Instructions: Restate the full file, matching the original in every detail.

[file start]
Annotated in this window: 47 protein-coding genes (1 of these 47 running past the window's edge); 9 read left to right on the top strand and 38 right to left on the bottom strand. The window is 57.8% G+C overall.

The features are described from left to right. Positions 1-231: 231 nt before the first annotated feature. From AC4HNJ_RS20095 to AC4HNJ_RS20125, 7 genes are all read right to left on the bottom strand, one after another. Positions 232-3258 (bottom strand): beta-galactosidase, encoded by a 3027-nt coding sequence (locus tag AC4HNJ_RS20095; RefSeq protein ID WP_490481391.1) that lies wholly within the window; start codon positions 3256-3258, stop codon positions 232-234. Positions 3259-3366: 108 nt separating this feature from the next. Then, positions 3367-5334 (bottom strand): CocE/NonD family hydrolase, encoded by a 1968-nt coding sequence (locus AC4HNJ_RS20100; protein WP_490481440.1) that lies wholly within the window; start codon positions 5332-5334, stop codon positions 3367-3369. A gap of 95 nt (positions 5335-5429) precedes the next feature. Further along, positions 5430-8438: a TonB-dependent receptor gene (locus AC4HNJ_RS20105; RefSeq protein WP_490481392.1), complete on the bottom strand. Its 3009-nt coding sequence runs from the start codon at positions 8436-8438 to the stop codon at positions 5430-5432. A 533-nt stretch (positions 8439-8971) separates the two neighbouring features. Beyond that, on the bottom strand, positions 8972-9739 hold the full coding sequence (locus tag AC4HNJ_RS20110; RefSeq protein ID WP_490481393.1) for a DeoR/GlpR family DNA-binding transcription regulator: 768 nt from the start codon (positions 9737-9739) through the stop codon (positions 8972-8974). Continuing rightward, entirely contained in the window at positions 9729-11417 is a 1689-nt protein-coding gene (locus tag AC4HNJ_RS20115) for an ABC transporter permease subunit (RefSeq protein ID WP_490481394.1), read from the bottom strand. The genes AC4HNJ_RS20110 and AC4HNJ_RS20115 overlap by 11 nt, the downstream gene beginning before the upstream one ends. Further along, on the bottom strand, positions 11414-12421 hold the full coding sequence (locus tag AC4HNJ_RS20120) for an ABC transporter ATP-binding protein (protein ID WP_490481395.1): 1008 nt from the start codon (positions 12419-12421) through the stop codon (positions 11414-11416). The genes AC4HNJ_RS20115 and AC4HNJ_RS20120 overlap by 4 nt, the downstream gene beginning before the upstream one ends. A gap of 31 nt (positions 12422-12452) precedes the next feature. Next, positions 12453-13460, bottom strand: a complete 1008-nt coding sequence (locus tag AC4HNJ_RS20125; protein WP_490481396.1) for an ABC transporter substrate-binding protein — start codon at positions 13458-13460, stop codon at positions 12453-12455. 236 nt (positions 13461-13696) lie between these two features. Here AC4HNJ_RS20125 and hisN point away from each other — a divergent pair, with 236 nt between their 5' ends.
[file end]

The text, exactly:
Annotated in this window: 47 protein-coding genes (1 of these 47 running past the window's edge); 9 read left to right on the top strand and 38 right to left on the bottom strand. The window is 57.8% G+C overall.

The features are described from left to right. Positions 1-231: 231 nt before the first annotated feature. From AC4HNJ_RS20095 to AC4HNJ_RS20125, 7 genes are all read right to left on the bottom strand, one after another. Positions 232-3258 (bottom strand): beta-galactosidase, encoded by a 3027-nt coding sequence (locus tag AC4HNJ_RS20095; RefSeq protein ID WP_490481391.1) that lies wholly within the window; start codon positions 3256-3258, stop codon positions 232-234. Positions 3259-3366: 108 nt separating this feature from the next. Then, positions 3367-5334 (bottom strand): CocE/NonD family hydrolase, encoded by a 1968-nt coding sequence (locus AC4HNJ_RS20100; protein WP_490481440.1) that lies wholly within the window; start codon positions 5332-5334, stop codon positions 3367-3369. A gap of 95 nt (positions 5335-5429) precedes the next feature. Further along, positions 5430-8438: a TonB-dependent receptor gene (locus AC4HNJ_RS20105; RefSeq protein WP_490481392.1), complete on the bottom strand. Its 3009-nt coding sequence runs from the start codon at positions 8436-8438 to the stop codon at positions 5430-5432. A 533-nt stretch (positions 8439-8971) separates the two neighbouring features. Beyond that, on the bottom strand, positions 8972-9739 hold the full coding sequence (locus tag AC4HNJ_RS20110; RefSeq protein ID WP_490481393.1) for a DeoR/GlpR family DNA-binding transcription regulator: 768 nt from the start codon (positions 9737-9739) through the stop codon (positions 8972-8974). Continuing rightward, entirely contained in the window at positions 9729-11417 is a 1689-nt protein-coding gene (locus tag AC4HNJ_RS20115) for an ABC transporter permease subunit (RefSeq protein ID WP_490481394.1), read from the bottom strand. The genes AC4HNJ_RS20110 and AC4HNJ_RS20115 overlap by 11 nt, the downstream gene beginning before the upstream one ends. Further along, on the bottom strand, positions 11414-12421 hold the full coding sequence (locus tag AC4HNJ_RS20120) for an ABC transporter ATP-binding protein (protein ID WP_490481395.1): 1008 nt from the start codon (positions 12419-12421) through the stop codon (positions 11414-11416). The genes AC4HNJ_RS20115 and AC4HNJ_RS20120 overlap by 4 nt, the downstream gene beginning before the upstream one ends. A gap of 31 nt (positions 12422-12452) precedes the next feature. Next, positions 12453-13460, bottom strand: a complete 1008-nt coding sequence (locus tag AC4HNJ_RS20125; protein WP_490481396.1) for an ABC transporter substrate-binding protein — start codon at positions 13458-13460, stop codon at positions 12453-12455. 236 nt (positions 13461-13696) lie between these two features. Here AC4HNJ_RS20125 and hisN point away from each other — a divergent pair, with 236 nt between their 5' ends.